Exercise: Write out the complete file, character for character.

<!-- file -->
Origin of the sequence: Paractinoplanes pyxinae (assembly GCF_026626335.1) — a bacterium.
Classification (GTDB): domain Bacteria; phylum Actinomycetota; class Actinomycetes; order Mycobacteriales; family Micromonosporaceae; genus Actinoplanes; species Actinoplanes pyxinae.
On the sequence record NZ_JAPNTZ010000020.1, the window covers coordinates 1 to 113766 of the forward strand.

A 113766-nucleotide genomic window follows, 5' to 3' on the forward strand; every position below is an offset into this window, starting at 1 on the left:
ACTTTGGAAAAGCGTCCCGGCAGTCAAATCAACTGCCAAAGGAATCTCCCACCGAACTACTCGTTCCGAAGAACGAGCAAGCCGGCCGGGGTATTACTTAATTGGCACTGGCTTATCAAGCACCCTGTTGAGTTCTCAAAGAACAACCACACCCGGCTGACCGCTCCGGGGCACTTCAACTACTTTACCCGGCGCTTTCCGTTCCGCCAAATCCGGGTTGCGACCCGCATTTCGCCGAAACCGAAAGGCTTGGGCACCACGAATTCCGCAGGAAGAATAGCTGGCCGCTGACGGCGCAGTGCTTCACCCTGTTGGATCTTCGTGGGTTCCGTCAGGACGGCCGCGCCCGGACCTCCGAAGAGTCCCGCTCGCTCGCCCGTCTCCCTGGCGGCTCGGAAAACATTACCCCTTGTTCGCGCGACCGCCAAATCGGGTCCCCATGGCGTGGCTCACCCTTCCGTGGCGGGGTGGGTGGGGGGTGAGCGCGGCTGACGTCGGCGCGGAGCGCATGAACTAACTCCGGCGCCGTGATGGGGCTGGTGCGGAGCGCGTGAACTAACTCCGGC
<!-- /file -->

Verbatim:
Origin of the sequence: Paractinoplanes pyxinae (assembly GCF_026626335.1) — a bacterium.
Classification (GTDB): domain Bacteria; phylum Actinomycetota; class Actinomycetes; order Mycobacteriales; family Micromonosporaceae; genus Actinoplanes; species Actinoplanes pyxinae.
On the sequence record NZ_JAPNTZ010000020.1, the window covers coordinates 1 to 113766 of the forward strand.

A 113766-nucleotide genomic window follows, 5' to 3' on the forward strand; every position below is an offset into this window, starting at 1 on the left:
ACTTTGGAAAAGCGTCCCGGCAGTCAAATCAACTGCCAAAGGAATCTCCCACCGAACTACTCGTTCCGAAGAACGAGCAAGCCGGCCGGGGTATTACTTAATTGGCACTGGCTTATCAAGCACCCTGTTGAGTTCTCAAAGAACAACCACACCCGGCTGACCGCTCCGGGGCACTTCAACTACTTTACCCGGCGCTTTCCGTTCCGCCAAATCCGGGTTGCGACCCGCATTTCGCCGAAACCGAAAGGCTTGGGCACCACGAATTCCGCAGGAAGAATAGCTGGCCGCTGACGGCGCAGTGCTTCACCCTGTTGGATCTTCGTGGGTTCCGTCAGGACGGCCGCGCCCGGACCTCCGAAGAGTCCCGCTCGCTCGCCCGTCTCCCTGGCGGCTCGGAAAACATTACCCCTTGTTCGCGCGACCGCCAAATCGGGTCCCCATGGCGTGGCTCACCCTTCCGTGGCGGGGTGGGTGGGGGGTGAGCGCGGCTGACGTCGGCGCGGAGCGCATGAACTAACTCCGGCGCCGTGATGGGGCTGGTGCGGAGCGCGTGAACTAACTCCGGC